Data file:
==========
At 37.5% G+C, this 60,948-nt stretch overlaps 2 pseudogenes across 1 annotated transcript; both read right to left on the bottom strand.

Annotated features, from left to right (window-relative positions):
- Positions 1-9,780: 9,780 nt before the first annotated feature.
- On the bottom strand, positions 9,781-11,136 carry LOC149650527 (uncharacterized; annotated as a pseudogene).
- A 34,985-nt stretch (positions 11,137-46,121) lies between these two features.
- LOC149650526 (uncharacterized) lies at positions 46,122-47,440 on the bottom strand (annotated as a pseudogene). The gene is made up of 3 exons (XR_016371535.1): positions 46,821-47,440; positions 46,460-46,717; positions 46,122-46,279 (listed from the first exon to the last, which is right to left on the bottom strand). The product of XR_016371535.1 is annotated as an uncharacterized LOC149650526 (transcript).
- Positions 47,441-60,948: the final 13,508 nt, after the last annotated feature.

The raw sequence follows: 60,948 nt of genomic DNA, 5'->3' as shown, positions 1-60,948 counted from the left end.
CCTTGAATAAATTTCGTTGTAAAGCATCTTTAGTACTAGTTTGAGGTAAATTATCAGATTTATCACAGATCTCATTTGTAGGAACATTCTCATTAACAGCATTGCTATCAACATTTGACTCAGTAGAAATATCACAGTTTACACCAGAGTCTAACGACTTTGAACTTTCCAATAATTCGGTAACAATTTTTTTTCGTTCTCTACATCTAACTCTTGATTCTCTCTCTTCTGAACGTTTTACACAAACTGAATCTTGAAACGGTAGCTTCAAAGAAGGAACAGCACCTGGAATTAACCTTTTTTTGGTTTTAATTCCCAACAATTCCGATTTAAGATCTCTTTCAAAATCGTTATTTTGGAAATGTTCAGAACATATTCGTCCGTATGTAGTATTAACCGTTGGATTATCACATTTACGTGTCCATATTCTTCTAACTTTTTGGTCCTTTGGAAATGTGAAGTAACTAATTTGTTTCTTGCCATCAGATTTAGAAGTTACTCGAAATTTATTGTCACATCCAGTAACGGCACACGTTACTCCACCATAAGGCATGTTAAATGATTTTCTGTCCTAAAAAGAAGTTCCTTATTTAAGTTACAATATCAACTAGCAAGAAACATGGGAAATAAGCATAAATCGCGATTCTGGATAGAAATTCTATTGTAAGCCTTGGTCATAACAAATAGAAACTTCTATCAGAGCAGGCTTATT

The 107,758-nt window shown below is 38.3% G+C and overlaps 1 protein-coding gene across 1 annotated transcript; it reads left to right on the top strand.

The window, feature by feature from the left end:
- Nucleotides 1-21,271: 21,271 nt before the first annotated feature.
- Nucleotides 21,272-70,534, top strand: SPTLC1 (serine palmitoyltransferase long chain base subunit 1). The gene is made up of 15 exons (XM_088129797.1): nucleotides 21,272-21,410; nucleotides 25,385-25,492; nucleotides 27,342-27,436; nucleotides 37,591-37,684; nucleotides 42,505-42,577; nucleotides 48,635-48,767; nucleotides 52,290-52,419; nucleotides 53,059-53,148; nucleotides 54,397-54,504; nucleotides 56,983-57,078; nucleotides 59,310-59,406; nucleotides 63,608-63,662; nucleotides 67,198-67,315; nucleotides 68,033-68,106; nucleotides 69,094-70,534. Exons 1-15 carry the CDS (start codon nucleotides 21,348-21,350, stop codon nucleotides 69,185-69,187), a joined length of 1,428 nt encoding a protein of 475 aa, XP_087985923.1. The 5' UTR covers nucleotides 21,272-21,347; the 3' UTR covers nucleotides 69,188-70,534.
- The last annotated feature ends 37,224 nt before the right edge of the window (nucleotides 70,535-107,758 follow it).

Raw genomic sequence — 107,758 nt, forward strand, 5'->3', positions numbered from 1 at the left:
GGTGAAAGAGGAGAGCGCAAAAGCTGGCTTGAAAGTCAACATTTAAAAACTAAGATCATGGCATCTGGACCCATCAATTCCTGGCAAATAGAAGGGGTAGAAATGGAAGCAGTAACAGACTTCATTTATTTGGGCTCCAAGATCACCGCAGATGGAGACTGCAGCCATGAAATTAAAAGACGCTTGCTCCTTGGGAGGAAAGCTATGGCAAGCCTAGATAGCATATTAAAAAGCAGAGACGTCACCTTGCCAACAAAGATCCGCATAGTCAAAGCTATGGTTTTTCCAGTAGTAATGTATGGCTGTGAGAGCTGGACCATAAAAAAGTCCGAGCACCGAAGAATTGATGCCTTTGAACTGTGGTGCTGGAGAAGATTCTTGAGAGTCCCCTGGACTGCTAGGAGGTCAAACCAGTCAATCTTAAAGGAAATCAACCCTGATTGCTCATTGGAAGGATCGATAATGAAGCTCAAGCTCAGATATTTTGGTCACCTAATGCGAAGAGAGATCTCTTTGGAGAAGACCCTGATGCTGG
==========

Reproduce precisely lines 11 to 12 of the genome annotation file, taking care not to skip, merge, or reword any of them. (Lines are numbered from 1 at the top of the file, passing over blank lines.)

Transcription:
The window, feature by feature from the left end:
- Nucleotides 1-21,271: 21,271 nt before the first annotated feature.